This exhibit will run through the month of July and can be viewed Monday- Friday, 10 am- 4 pm in the Reading Room.

This exhibit is curated by Reference Desk Coordinator Tanya Rose Lane and Graduate Student Intern Danielle Dumaine.

Archives to Host Pre-College Digital Media Course

 

2013-0052_gm030 Emzon Shung and Chron.Dis. Present, Box 1 Folder 1.

2013-0052_gm030 Emzon Shung and Chron.Dis. Present, Box 1 Folder 1. Joe Snow Punk Rock Collection, Archives and Special Collections, Thomas J. Dodd Research Center at the University of Connecticut.

This summer, Research Assistant of Digital Media & Design Clarissa Ceglio and Archivist Graham Stinnett will be co-teaching two courses on Digital Humanities and Archives. The courses are for junior’s in high school intended to provide them with early education in University tools and resources such as libraries, archives and digital instruction. The course will focus its primary source work on the Joe Snow Punk Rock Collection at the Archives & Special Collections, where students will have a first hand experience with punk flyers, posters, stickers, pins and ephemera within the collection. Students will benefit from a behind the scenes experience with historical records and artifacts in an archives to prepare them for future research access in an academic setting. The archival experience will then be extended into the digital realm, where students will construct portals for digital content and description and analysis of primary resources on the web.  Students will learn about techniques for manipulating digital content and interface tools to build contextual digital media pages.  Providing students the opportunity to engage in archival resources at an early age promotes further investigation into historical documents as education and research continues at the University level and beyond.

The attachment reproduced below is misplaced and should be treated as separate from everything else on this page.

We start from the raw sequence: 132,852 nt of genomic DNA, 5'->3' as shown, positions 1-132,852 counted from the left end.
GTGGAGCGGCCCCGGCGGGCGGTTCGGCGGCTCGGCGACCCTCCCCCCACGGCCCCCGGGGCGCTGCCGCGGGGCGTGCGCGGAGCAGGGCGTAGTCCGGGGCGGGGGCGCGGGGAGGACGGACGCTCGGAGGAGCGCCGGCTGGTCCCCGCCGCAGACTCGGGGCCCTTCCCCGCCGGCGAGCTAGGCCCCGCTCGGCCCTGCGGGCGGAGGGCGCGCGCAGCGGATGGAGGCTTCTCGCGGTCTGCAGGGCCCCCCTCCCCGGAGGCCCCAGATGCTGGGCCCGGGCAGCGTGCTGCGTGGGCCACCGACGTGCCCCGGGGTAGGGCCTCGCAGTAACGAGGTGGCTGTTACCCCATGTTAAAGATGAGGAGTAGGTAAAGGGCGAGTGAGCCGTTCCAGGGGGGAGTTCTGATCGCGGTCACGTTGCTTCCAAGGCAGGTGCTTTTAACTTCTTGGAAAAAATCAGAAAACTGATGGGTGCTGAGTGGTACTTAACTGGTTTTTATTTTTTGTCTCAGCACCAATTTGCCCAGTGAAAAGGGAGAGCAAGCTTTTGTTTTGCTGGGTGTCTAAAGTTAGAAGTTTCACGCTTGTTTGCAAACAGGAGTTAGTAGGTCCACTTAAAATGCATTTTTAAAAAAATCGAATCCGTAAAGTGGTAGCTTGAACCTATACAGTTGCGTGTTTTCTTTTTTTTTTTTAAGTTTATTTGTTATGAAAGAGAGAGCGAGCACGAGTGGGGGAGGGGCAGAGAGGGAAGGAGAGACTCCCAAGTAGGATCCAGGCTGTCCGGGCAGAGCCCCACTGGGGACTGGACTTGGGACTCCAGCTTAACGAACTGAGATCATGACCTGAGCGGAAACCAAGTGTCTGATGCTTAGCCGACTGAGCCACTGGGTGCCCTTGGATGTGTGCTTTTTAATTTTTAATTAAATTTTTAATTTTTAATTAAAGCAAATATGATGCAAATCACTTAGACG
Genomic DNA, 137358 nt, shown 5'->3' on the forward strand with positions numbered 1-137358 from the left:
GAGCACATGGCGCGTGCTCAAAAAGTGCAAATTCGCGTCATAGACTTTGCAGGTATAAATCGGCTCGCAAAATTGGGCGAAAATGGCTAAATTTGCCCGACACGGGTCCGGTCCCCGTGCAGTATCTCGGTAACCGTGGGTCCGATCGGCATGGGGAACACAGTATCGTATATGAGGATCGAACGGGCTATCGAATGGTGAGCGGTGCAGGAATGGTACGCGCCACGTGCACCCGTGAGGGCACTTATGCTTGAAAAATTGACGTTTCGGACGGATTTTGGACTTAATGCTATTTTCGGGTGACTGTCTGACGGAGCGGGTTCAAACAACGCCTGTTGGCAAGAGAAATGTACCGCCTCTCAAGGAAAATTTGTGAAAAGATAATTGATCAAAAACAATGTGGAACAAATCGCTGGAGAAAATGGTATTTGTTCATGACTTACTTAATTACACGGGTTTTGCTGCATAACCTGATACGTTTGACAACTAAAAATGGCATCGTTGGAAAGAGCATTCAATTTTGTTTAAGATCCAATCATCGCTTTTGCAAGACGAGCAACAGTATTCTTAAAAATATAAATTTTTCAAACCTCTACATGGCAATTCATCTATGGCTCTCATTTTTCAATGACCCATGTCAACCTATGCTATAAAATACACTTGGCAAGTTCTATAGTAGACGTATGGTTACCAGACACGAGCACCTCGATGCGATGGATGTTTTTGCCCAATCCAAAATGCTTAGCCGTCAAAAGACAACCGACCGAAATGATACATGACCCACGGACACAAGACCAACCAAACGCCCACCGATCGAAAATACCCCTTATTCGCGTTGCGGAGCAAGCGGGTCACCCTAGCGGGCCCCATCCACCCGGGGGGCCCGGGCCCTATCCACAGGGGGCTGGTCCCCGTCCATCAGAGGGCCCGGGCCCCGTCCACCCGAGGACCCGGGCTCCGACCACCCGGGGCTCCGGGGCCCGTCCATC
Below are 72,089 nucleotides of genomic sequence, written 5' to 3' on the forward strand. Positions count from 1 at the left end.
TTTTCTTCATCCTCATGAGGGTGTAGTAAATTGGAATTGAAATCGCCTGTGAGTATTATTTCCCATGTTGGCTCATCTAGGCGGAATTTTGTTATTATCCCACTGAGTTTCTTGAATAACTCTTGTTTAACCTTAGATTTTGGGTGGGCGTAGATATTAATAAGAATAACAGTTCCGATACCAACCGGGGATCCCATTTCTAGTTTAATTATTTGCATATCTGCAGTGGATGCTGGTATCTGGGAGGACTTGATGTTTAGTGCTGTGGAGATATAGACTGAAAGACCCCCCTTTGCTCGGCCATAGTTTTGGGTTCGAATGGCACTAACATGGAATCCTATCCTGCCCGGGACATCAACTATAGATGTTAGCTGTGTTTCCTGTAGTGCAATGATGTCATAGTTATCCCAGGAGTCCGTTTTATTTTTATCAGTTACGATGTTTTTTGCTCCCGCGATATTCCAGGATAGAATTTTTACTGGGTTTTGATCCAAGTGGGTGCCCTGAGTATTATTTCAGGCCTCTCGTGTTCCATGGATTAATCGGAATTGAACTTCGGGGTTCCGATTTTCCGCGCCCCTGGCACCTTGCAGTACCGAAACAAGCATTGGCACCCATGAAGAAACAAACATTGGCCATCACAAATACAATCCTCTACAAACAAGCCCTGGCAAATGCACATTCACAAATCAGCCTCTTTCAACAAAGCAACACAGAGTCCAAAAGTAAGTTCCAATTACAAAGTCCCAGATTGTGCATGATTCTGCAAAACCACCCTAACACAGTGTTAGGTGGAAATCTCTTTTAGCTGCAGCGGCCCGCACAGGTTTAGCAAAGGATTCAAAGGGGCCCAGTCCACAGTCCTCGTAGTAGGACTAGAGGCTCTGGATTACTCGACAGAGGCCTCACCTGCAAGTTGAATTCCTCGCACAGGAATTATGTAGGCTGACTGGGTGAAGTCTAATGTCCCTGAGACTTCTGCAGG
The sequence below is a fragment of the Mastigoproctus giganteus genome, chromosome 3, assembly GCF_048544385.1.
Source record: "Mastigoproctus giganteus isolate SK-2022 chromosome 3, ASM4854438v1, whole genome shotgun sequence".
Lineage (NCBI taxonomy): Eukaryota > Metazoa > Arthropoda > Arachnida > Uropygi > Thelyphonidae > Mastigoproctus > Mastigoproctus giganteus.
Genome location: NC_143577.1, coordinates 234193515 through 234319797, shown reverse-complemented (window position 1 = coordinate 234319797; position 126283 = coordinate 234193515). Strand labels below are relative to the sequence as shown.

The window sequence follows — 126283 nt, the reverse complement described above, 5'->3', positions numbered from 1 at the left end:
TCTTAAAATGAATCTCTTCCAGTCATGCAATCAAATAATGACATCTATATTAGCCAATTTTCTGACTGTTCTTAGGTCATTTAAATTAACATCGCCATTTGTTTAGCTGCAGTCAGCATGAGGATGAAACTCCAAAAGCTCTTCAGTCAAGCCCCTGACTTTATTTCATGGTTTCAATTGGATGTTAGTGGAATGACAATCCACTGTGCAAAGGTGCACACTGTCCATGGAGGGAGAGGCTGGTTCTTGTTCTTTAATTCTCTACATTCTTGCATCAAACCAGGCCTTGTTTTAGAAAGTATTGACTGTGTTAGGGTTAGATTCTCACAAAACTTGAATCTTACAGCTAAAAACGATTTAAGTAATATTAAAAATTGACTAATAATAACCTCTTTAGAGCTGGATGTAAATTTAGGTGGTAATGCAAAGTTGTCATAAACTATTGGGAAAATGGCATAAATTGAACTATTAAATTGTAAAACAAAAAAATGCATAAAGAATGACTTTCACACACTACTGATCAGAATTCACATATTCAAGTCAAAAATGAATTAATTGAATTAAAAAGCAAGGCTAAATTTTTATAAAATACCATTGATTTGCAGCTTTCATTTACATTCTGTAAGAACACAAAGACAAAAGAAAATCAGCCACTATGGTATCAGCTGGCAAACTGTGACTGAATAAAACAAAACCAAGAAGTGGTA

Historic University Films